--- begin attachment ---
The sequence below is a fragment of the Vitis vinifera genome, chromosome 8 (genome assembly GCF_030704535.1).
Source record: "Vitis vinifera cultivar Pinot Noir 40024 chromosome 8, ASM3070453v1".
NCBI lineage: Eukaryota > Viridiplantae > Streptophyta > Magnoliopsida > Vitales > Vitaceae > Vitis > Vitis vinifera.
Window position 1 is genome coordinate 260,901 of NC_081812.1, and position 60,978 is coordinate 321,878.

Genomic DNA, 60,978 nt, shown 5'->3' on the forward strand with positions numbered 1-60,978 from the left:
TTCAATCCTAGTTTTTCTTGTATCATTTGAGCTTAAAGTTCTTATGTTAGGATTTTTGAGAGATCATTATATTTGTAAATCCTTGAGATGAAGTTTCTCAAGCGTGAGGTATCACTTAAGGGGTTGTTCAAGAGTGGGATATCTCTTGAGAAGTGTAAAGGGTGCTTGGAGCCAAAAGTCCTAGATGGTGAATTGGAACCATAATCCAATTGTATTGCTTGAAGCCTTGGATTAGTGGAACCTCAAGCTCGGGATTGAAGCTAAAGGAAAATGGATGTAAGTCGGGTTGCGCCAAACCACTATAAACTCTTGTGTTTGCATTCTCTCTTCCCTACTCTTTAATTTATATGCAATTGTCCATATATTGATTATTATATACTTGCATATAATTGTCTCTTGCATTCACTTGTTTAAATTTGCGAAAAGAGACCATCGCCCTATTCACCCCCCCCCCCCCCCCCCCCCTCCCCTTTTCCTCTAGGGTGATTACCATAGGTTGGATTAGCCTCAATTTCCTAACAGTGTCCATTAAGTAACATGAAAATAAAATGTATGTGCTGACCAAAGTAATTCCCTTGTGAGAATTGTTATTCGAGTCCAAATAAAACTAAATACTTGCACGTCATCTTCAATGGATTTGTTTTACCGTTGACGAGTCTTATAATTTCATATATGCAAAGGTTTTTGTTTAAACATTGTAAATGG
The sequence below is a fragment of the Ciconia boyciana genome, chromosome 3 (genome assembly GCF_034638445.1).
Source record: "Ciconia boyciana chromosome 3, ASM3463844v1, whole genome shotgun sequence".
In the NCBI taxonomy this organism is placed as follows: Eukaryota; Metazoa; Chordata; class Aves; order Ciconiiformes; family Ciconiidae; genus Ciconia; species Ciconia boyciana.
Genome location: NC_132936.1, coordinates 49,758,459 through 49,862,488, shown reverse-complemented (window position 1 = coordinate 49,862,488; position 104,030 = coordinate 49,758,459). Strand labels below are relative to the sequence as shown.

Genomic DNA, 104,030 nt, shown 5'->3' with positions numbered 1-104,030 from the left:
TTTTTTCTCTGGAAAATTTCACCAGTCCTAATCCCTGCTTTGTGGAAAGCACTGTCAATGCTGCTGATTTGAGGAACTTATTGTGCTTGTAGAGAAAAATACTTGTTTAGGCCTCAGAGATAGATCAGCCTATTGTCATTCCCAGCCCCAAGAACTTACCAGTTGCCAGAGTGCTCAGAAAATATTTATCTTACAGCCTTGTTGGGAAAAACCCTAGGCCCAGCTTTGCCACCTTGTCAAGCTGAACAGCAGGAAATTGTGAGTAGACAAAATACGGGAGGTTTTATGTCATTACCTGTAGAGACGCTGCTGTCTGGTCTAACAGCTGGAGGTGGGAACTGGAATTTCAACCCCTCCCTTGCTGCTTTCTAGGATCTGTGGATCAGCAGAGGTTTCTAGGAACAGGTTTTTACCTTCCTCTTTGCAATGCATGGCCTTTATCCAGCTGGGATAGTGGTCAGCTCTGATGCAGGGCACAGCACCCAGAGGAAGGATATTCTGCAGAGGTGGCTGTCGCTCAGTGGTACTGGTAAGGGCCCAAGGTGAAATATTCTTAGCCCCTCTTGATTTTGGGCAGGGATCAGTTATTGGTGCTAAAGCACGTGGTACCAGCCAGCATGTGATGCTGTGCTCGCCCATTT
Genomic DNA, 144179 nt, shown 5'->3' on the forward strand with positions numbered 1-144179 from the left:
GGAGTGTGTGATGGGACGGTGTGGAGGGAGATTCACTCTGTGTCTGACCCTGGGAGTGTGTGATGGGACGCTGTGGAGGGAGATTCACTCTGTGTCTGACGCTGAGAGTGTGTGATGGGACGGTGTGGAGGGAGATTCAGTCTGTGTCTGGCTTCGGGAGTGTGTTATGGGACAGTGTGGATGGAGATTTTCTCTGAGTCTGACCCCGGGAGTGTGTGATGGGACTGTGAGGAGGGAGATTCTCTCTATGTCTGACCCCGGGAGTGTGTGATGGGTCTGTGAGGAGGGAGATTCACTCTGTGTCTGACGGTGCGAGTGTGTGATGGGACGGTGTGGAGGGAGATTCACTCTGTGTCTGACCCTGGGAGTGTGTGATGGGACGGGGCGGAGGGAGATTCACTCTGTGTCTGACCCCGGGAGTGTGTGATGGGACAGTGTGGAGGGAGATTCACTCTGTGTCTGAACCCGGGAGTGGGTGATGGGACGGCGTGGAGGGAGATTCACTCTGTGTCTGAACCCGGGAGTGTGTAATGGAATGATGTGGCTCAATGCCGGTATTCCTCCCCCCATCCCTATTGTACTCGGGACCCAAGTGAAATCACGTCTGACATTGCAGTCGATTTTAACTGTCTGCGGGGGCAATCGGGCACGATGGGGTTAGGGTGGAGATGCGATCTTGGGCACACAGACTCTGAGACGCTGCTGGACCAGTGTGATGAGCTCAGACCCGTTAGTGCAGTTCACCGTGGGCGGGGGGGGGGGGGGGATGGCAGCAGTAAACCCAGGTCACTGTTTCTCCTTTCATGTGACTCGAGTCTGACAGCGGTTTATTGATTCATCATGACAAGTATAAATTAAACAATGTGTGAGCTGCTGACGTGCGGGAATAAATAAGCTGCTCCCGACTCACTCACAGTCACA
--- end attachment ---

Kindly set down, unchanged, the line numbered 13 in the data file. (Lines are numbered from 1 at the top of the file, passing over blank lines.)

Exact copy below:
Genomic DNA, 144179 nt, shown 5'->3' on the forward strand with positions numbered 1-144179 from the left: